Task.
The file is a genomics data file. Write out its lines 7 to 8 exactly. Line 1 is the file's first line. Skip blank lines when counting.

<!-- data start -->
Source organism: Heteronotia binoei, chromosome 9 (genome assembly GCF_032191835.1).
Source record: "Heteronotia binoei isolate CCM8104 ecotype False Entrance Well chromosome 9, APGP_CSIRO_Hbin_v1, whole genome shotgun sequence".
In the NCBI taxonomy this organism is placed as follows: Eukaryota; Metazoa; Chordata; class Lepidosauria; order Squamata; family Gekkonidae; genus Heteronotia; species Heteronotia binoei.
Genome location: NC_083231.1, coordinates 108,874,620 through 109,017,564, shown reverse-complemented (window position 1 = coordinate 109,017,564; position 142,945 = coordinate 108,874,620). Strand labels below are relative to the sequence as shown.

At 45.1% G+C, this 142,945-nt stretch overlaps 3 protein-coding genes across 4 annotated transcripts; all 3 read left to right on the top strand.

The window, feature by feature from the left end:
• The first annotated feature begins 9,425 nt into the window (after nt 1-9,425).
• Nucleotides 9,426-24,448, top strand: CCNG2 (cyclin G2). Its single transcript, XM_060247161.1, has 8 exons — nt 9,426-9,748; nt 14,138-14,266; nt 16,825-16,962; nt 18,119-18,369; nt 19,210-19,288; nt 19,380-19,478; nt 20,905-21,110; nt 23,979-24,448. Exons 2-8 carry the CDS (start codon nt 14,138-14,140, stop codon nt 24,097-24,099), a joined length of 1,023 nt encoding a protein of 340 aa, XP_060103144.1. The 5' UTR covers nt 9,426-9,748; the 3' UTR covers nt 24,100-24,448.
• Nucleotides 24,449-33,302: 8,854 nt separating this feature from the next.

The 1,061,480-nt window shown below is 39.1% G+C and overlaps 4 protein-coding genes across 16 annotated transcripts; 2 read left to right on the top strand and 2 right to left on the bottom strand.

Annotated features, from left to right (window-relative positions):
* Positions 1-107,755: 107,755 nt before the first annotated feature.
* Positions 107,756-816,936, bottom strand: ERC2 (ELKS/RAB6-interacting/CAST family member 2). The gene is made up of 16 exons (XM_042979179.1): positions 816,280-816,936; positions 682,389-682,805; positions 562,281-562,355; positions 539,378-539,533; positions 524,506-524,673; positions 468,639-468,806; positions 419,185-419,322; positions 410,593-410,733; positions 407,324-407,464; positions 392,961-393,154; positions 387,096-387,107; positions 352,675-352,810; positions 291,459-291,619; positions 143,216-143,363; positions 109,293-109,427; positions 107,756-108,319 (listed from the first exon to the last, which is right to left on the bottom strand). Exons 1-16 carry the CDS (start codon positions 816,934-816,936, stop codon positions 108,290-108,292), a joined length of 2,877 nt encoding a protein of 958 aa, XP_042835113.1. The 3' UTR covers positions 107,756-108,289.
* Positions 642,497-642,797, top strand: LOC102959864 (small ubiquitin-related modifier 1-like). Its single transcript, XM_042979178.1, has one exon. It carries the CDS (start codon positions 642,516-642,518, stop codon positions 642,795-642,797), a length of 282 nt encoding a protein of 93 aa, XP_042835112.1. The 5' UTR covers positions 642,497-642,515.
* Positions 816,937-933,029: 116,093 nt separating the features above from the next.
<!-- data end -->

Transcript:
• The first annotated feature begins 9,425 nt into the window (after nt 1-9,425).
• Nucleotides 9,426-24,448, top strand: CCNG2 (cyclin G2). Its single transcript, XM_060247161.1, has 8 exons — nt 9,426-9,748; nt 14,138-14,266; nt 16,825-16,962; nt 18,119-18,369; nt 19,210-19,288; nt 19,380-19,478; nt 20,905-21,110; nt 23,979-24,448. Exons 2-8 carry the CDS (start codon nt 14,138-14,140, stop codon nt 24,097-24,099), a joined length of 1,023 nt encoding a protein of 340 aa, XP_060103144.1. The 5' UTR covers nt 9,426-9,748; the 3' UTR covers nt 24,100-24,448.